Let me tell you a little bit about my niece Emma. Emma turned eleven in March. Emma was the first niece that I met and it was traveling to meet her for the first time that I met the first of Mr. Daddy's siblings, Craig, and his wife Nicole. We went to visit them in Huntsville when Emma was about a month old and now that I know how hard it is to have a new baby, Nicole, I'm SO sorry we imposed on you that weekend. I had NO IDEA what it might be like to have a new baby and two guests come to visit.
Emma was one of two babies at my wedding. She was about three months old and we have a great picture from the wedding of her mom and I cooing at her. She was perfectly behaved.
A couple of years ago, Emma grew out her hair for Locks of Love.
Emma is now the oldest of six children. She is bright. She is funny. She's a little quiet, but she is genuinely one of the kindest children I know. She just has a really sweet spirit and I know that when she grows up she's going to do something really great.
A couple of months ago Emma was diagnosed with ulcerative colitis. Ulcerative colitis and Crohn’s disease are collectively known as inflammatory bowel diseases. Crohn's disease is a chronic (ongoing) disorder that causes inflammation of the digestive or gastrointestinal (GI) tract. Although it can involve any area of the GI tract, it most commonly affects the small intestine and/or colon. Ulcerative colitis on the other hand, affects only the colon. The inflammation involves the entire rectum and extends up the colon in a continuous manner. There are no areas of normal intestine between the areas of diseased intestine. In contrast, such so-called "skip" areas may occur in Crohn's disease. Ulcerative colitis affects only the innermost lining of the colon, whereas Crohn's disease can affect the entire thickness of the bowel wall.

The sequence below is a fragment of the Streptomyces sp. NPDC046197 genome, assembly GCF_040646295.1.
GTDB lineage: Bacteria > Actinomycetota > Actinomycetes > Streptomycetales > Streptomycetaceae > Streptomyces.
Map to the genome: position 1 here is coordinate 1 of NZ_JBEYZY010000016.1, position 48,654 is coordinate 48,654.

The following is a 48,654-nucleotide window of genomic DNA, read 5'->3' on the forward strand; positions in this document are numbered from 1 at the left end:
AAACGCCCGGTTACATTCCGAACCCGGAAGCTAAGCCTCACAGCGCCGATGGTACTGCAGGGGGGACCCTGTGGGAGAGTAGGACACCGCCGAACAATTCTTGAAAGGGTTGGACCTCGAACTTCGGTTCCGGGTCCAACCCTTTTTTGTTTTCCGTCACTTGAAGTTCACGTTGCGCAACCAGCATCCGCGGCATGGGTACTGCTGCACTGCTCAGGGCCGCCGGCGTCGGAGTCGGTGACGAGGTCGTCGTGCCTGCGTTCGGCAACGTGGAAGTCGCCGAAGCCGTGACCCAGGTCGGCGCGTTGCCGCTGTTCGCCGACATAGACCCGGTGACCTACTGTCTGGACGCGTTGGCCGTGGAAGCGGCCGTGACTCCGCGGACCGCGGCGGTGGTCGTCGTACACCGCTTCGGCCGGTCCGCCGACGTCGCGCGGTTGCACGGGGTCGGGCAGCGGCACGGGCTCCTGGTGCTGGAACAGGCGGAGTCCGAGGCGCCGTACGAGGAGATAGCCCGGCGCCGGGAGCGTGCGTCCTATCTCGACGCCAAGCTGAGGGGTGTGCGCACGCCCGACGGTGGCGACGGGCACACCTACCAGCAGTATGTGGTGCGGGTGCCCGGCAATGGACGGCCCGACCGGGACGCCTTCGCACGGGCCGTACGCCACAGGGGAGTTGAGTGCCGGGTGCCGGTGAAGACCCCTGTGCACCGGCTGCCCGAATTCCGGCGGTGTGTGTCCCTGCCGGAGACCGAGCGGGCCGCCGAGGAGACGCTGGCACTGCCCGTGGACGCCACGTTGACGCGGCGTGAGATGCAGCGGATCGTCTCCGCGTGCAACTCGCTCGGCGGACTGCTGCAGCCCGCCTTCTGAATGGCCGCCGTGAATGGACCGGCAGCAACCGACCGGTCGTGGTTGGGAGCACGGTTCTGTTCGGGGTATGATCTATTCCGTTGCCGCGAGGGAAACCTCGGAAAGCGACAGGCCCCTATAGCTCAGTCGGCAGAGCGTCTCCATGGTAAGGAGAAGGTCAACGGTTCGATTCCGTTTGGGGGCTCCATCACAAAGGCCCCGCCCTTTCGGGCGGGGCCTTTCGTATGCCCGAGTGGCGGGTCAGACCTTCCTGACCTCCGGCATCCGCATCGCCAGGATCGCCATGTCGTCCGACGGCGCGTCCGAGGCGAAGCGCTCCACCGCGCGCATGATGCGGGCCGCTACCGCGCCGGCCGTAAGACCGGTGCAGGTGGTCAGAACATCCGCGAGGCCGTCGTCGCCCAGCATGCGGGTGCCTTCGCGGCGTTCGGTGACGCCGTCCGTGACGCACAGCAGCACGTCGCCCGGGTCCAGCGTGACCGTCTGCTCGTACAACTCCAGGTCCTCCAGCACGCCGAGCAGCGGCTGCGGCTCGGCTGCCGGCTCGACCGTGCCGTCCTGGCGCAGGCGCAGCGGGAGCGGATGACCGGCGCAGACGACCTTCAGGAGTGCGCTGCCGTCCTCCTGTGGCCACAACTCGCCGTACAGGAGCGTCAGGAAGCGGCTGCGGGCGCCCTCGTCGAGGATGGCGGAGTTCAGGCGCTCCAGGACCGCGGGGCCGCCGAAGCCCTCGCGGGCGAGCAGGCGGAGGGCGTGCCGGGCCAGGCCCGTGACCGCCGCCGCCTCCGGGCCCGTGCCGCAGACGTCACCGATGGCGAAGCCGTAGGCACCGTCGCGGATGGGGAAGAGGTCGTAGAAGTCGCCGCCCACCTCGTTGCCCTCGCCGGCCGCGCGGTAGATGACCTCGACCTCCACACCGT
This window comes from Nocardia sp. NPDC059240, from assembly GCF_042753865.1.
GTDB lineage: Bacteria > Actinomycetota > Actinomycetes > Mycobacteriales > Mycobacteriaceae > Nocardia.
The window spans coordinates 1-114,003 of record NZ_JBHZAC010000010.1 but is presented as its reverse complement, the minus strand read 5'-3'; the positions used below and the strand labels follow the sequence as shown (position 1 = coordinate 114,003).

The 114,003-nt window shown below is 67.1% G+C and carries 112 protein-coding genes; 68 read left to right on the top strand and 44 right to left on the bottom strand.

It is estimated that as many as 1.4 million Americans have IBD; however, many more suffer in silence due to potential embarrassment and alienation. Crohn's disease may occur in people of all ages, but it is primarily a disease of adolescents and young adults, affecting mainly those between 15 and 35. However, Crohn's disease can also occur in people who are 70 or older and in young children as well. In fact, 10 percent of those affected -- or an estimated 100,000 -- are youngsters under the age of 18. On average, people are diagnosed with ulcerative colitis in their mid-30s, although the disease can occur at any age.
My brother-in-law, Craig, has decided to run the 13.1 mile run at the Rock ‘n’ Roll San Antonio half marathon on November 16, 2008, to raise funds and awareness for research leading to improved treatment options and a cure for Crohn’s disease and ulcerative colitis.
Here is a link to Craig's site that he's set up through the Chrone's & Colitis Foundation of Americato raise money for this race. A minimum of 83 cents per dollar raised by CCFA goes directly to research and patient support, and your contribution is 100% tax deductible.
I know we're all bombarded by financial demands. Gas prices are high. But even if you have just a few dollars, please take a moment to visit and give. So that we can find a cure. So that sweet girls like Emma won't be touched by this disease.
6 years ago